'Diminishing returns' for IS on Twitter

  • 18/02/2016

The Islamic State's English-language reach on Twitter has stalled in recent months amid a stepped-up crackdown against the extremist group's army of digital proselytisers, a study says.

Suspensions of English-speaking users affiliated with Islamic State from June to October 2015 have limited the group's growth and in some cases devastated the viral reach of specific users, according to the report from George Washington University's Program on Extremism.

The report found easily discoverable English accounts sympathetic to Islamic State was usually less than 1000, and those users' activity was mostly insular, limited to interacting with each other.

Islamic State has seized control large areas of Iraq and Syria and claimed credit for attacks in Paris in November that killed 130. The US and other governments consider it a terrorist organisation.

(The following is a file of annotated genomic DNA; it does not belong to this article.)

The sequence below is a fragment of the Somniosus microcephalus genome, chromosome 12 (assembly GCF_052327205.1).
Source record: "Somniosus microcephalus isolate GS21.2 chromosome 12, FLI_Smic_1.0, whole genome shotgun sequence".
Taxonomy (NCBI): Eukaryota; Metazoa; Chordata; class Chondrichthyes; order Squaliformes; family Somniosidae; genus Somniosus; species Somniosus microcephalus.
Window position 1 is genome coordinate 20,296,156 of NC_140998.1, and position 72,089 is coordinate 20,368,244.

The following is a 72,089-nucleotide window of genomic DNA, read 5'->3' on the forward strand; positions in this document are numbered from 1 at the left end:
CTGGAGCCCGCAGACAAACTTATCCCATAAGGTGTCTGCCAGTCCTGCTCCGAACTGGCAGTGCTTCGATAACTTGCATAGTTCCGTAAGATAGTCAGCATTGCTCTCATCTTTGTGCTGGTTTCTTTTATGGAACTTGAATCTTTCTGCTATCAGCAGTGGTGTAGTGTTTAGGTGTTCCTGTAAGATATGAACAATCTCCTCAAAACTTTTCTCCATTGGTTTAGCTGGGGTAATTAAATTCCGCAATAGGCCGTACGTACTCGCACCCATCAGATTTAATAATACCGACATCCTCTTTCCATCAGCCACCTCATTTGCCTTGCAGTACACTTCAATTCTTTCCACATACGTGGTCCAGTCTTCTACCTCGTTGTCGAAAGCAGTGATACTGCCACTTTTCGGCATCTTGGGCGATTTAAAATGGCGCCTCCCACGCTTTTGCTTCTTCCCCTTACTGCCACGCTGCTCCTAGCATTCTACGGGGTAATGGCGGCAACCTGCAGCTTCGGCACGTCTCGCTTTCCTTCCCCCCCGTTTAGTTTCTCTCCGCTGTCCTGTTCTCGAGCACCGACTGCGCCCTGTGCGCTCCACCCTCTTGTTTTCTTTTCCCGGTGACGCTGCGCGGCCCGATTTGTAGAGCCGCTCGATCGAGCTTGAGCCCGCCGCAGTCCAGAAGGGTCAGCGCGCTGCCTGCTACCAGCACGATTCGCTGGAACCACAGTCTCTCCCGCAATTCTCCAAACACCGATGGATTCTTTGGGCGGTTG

Twitter has long been criticised by government officials for its relatively lax approach to policing content, even as other Silicon Valley companies such as Facebook have policed their platforms more actively.

Under intensified pressure from the White House, presidential candidates and some civil society groups, Twitter announced in February it had shut down more than 125,000 terrorism-related accounts since the middle of 2015, most of them linked to the Islamic State group.

In a blog post, the company said while it only takes down accounts reported by other users it had increased the size of teams monitoring and responding to reports and has decreased its response time "significantly".

Report co-author JM Berger said Twitter was still less active than many of its rivals but part of that was due to its relative youth as a company.

"Each company has been dragged into this kicking and screaming," he said in an interview.

Reporting of Twitter accounts affiliated with Islamic State was a steady, low-level activity generally but occasionally events led to "periodic purges", Berger said.

The study took place before the Paris attacks, which the researchers said likely led to a heavy wave of suspensions mostly in French and Arabic networks.

The average tweets a day measured across the lifetime of an account also declined during the monitored interval, from a peak of about 14.5 in June to a low of 5.5 by October.

The average number of followers was measured between 300 and 400.